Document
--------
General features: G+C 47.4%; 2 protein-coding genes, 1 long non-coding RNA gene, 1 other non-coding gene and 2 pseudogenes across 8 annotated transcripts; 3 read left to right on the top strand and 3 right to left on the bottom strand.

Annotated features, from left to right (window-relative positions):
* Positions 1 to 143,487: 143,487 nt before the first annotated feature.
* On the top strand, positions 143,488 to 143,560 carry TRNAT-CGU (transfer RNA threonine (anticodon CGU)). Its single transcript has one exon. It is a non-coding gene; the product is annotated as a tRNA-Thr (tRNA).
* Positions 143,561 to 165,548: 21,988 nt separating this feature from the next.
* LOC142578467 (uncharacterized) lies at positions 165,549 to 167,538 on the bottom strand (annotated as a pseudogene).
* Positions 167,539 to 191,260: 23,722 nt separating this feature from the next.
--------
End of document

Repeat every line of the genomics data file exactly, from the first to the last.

General features: G+C 47.4%; 2 protein-coding genes, 1 long non-coding RNA gene, 1 other non-coding gene and 2 pseudogenes across 8 annotated transcripts; 3 read left to right on the top strand and 3 right to left on the bottom strand.

Annotated features, from left to right (window-relative positions):
* Positions 1 to 143,487: 143,487 nt before the first annotated feature.
* On the top strand, positions 143,488 to 143,560 carry TRNAT-CGU (transfer RNA threonine (anticodon CGU)). Its single transcript has one exon. It is a non-coding gene; the product is annotated as a tRNA-Thr (tRNA).
* Positions 143,561 to 165,548: 21,988 nt separating this feature from the next.
* LOC142578467 (uncharacterized) lies at positions 165,549 to 167,538 on the bottom strand (annotated as a pseudogene).
* Positions 167,539 to 191,260: 23,722 nt separating this feature from the next.